Note that there is good news that you may not have noticed as you were busy with your move: the state also was offering an "I Believe" plate with a picture of a Christian cross on it. That one was much more obviously unconstitutional and was successfully challenged by the group Americans United for Separation of Church and State. It is still a hot topic among politicians trying to stir up their bases, but I do not expect to actually see the plate come back in the same form.


Dec 8 2009
Re: SHL Plate v. IGWT Plate and why I told the ACLU about it.

I have no problem with the plate itself or the "I Believe" plate. So long as all other points of view on the issue are given the opportunity to participate at equal cost both monetary and otherwise. Charge everybody equally or give it away to everybody. Give it to all, or give it to none.

As for picking battles I always think of this poem.

"First they came for the communists, and I did not speak outóbecause I was not a communist;

Then they came for the trade unionists, and I did not speak outóbecause I was not a trade unionist;

Then they came for the Jews, and I did not speak outóbecause I was not a Jew;

Then they came for meóand there was no one left to speak out for me."

To take poetic license with this poem I mean to say that history has shown that persecutions almost always are gradual. Wether it be the origins of the slave trade in America, or the Holocaust, or even homosexuals. (See: Notice how around 1 ad the tide starts to turn coming to full persecution around the middle ages.)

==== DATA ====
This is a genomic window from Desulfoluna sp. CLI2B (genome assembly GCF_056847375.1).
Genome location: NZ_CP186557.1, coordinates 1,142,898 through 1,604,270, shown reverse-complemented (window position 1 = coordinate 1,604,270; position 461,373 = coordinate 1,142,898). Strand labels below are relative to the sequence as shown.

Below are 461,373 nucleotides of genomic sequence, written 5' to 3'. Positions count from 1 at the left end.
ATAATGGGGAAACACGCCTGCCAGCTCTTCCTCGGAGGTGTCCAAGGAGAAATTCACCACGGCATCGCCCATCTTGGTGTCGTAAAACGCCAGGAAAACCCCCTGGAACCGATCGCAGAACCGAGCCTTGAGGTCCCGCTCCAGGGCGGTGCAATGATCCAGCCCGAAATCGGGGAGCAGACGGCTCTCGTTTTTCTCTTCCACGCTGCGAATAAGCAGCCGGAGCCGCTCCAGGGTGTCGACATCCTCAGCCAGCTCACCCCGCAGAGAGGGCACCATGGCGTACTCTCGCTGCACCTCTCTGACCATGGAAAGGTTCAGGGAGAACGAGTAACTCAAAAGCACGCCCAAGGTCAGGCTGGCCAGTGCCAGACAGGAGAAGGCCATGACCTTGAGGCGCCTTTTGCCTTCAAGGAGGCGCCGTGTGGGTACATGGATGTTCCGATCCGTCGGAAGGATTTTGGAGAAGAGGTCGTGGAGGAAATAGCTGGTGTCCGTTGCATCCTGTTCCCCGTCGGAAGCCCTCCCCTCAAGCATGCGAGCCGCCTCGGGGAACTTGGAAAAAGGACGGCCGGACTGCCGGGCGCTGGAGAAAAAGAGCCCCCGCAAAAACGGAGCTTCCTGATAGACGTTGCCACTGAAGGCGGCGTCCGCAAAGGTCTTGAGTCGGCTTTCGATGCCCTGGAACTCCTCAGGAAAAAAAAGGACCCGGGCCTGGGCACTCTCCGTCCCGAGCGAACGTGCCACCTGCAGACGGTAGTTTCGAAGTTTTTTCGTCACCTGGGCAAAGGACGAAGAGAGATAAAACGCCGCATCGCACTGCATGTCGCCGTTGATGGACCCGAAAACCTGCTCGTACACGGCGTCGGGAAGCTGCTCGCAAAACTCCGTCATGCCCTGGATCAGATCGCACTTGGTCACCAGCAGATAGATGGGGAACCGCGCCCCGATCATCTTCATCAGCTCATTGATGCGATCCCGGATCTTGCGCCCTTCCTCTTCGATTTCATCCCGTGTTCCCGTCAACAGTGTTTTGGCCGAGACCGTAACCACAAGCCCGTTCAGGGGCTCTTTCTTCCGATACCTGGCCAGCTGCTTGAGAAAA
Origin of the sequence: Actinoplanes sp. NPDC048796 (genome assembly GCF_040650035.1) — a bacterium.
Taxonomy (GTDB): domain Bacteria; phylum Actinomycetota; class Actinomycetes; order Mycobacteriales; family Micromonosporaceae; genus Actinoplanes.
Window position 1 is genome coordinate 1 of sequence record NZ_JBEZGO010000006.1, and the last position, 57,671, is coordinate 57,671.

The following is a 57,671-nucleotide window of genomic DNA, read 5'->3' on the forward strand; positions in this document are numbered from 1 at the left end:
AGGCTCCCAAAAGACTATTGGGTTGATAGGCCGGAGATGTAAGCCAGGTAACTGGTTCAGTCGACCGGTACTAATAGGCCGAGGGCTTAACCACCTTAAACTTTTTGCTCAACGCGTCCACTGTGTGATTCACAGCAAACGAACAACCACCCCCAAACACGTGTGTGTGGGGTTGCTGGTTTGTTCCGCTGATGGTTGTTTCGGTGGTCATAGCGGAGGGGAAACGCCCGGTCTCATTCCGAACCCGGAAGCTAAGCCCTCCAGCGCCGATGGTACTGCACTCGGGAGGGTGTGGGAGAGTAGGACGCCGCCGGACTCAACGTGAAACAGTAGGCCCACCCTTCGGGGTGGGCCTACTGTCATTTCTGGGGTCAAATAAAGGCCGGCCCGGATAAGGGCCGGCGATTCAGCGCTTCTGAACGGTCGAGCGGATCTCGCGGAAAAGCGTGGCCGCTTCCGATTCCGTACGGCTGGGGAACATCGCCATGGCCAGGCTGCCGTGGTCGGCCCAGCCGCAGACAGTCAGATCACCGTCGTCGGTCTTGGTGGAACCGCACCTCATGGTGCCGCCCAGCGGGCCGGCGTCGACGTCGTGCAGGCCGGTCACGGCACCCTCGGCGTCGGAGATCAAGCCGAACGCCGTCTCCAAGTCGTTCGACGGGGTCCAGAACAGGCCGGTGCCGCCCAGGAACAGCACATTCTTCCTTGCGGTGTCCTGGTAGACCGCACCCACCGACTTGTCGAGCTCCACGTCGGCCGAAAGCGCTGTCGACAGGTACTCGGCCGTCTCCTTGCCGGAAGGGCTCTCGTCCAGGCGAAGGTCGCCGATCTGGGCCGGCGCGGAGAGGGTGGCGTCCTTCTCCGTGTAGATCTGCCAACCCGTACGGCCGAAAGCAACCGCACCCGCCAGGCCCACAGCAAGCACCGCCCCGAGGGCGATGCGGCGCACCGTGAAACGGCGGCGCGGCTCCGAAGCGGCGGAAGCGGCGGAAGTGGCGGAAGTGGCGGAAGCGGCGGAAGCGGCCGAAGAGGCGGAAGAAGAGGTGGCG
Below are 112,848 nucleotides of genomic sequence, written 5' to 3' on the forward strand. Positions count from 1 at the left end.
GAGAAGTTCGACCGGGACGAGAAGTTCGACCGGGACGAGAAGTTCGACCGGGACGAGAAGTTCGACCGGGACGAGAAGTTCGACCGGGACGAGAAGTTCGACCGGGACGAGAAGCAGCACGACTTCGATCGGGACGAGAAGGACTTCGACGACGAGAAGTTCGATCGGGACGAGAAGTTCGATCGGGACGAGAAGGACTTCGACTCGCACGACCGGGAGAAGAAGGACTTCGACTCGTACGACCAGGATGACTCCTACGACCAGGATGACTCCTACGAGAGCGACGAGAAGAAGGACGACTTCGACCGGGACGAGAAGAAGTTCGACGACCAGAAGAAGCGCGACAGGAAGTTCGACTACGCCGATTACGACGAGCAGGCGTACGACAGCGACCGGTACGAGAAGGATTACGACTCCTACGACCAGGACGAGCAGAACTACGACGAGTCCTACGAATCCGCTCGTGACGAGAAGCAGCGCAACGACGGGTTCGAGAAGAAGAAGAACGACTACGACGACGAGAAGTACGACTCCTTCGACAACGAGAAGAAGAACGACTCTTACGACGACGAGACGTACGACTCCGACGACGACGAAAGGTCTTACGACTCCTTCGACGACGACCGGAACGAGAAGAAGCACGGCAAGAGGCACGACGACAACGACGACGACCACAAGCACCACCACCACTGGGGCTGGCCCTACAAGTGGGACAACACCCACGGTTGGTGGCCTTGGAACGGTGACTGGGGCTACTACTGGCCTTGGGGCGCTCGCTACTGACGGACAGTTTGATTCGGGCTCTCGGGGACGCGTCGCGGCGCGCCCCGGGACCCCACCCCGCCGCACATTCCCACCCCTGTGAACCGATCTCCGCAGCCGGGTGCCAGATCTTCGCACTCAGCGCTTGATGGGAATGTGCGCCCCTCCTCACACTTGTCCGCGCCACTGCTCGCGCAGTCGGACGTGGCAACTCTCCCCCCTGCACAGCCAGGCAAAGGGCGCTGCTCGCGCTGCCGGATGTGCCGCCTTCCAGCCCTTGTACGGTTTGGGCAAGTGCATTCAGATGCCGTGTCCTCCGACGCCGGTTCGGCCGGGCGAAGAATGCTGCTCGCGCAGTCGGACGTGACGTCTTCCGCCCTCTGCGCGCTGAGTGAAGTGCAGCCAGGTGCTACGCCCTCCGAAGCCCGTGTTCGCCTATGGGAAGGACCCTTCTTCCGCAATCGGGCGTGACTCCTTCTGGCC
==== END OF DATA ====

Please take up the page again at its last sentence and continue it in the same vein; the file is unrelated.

The point is when a small discrimination isn't fought, then another will surely follow, then another, and before you know it your on your way to Auschwitz.

Dec 9 2009
Re: SHL Plate v. IGWT Plate and why I told the ACLU about it.


I understand what you are saying, that persecution comes on gradually, and while something may seem trivial now, a bunch of littles/nothings can add up to a big something. I personally struggle with this, and trying to figure out when is enough enough. You may see the IGWT license plate as a battle you want to take on. I admire your zeal, but like Alex said, you're probably not going to get very far considering it is the national motto. If I may, I think what Alex is saying is to choose which battles to fight, not to not fight anything. Perhaps instead of fighting the plates, your energy may be better utilized fighting the motto itself, and trying to bring back E pluribus unum or some other meaningful, yet secular, motto. Or even if you left the motto alone, there are lots of other issues you could spend time on. Just because we have to look at those stupid IGWT plates and do so in silence, doesn't mean we are sitting idly by.

Dec 10 2009
Re: SHL Plate v. IGWT Plate and why I told the ACLU about it.

I think I would get less far fighting the motto then the plate. Let me reiterate, its not the plate itself that bothers me, it is the fact that I am charged a rate to express my point of view that is higher then those that have the IGWT plate. In fact getting rid of the motto doesn't inherently get rid of the plate.